Difficult training regimes that include repetitive motions (swimming, running, cycling), heavy sets of weight training, and balancing work and life all place a great deal of stress on an athlete’s body. With improper recovery from each workout an excess of inflammation can result. The body responds to this by haphazardly laying down collagen cross-fibres to try and temporarily support the area. These collagen fibres laid down like a cobweb turn into scar tissue if not dealt with conscientiously. This creates a shortened and weak structure that has a higher probability of tearing or becoming injured.
This scar tissue:
· Restricts motion.
· Reduces circulation.
· Inhibits nerve function.
· Causes ongoing friction and pressure.
· Results in the production of yet more cross fibres and adhesions
To have the highest performance possible it is very important to reduce these unwanted problems. The best possible way is to keep constant adherence to a stretching and active recovery regime to prevent any build-up of excess tension. Setting up a routine of foam rolling, yoga and massage therapy is a good way keep tissues relaxed, not to mention seeing your soft-tissue specialized chiropractor! In addition, nutrition is a factor to consider using selective eating choices to reduce inflammation with the Anti-Inflammatory Diet.
When minor irritations do occur it is important to keep on top of the problems and deal with the area right away. If the injury is nagging long than a few days, then seeking a physical medicine professional is strongly suggested. The gold standard in soft tissue injury management is utilizing Active Release Technique (A.R.T.®). It is a systematic approach to decrease scar tissue adhesions and can help improve performance in any sport.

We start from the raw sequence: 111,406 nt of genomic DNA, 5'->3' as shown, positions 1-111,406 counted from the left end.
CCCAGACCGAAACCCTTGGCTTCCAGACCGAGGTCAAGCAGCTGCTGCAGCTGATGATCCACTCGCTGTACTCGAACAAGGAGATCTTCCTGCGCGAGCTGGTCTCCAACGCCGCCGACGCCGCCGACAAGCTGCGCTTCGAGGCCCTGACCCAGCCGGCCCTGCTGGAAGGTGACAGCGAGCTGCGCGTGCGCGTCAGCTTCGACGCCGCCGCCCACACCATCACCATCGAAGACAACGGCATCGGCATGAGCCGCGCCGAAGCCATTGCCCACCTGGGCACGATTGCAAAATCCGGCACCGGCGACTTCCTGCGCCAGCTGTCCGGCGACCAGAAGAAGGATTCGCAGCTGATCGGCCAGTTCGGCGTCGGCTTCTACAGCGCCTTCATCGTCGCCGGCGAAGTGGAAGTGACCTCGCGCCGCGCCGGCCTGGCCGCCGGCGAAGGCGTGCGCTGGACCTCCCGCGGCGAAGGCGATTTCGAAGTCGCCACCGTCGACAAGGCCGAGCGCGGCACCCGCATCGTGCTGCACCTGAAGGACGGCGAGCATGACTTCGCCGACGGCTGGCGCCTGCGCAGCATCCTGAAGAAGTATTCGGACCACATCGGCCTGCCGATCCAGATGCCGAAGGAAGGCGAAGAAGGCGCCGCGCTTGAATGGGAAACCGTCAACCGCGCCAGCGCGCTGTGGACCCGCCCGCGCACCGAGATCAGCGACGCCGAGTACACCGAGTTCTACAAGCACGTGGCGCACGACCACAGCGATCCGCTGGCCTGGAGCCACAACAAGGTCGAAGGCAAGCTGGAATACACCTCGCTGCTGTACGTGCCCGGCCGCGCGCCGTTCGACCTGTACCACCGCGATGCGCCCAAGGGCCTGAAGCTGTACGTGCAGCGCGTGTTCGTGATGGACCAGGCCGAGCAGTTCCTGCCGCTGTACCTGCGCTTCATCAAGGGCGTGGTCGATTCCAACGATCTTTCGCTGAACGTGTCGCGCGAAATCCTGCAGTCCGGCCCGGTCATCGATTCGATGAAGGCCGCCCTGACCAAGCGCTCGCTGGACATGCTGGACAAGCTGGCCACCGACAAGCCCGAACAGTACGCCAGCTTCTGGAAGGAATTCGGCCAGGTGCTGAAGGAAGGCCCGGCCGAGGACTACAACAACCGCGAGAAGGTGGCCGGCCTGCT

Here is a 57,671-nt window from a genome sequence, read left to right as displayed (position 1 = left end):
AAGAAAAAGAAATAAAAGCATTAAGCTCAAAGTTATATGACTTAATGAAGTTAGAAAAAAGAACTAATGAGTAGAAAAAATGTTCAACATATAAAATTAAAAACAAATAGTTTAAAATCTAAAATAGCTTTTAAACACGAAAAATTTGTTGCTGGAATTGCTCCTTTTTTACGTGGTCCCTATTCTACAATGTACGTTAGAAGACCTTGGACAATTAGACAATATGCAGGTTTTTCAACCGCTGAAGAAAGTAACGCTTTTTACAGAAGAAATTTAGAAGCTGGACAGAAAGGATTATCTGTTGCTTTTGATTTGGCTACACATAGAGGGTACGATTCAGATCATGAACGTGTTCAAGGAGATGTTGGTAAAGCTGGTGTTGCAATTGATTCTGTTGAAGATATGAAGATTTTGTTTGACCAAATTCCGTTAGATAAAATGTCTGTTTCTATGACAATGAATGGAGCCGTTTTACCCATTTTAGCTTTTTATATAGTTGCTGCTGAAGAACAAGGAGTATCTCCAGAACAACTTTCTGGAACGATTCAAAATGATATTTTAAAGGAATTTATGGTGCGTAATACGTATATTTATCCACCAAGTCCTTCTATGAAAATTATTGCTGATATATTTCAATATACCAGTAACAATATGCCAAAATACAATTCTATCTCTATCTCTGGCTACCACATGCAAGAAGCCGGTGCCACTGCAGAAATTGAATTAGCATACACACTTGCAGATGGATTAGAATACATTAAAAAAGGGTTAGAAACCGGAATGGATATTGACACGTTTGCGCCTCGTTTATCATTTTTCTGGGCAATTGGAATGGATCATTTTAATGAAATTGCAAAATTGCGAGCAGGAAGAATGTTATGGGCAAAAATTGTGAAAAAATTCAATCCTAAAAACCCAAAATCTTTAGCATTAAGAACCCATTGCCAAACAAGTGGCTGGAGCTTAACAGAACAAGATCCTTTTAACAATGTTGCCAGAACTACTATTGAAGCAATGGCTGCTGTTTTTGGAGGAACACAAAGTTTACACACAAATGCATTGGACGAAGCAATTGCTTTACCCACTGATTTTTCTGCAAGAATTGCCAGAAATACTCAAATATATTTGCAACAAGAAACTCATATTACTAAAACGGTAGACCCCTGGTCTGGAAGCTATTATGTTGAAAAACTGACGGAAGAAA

How can A.R.T. improve my sports performance?
Even though physical training factors can be modified the bio-mechanical restrictions that have been created with an injury are seldom addressed. These lead to future injuries and inhibits the athlete from reaching his or her full performance potential.
Equally important, different athletes may present with identical pain patterns, but each athlete may have completely different structures that are impaired or injured.
Before treatment takes place, an extremely specific physical examination must be conducted, which results in a diagnosis. It is important to look past the initial point of pain to identify other structures that are involved in the kinetic chain.
Effective treatment of any soft tissue injury (ligaments, muscles, blood vessels, fascia and nerves), requires an alteration in tissue structure to break up the restrictive cross-fiber adhesions and to restore normal function to the affected soft tissue areas.
When executed properly, this process:
· Substantially decreases healing time.
· Treats the root cause of the injury.
· Improves athletic performance.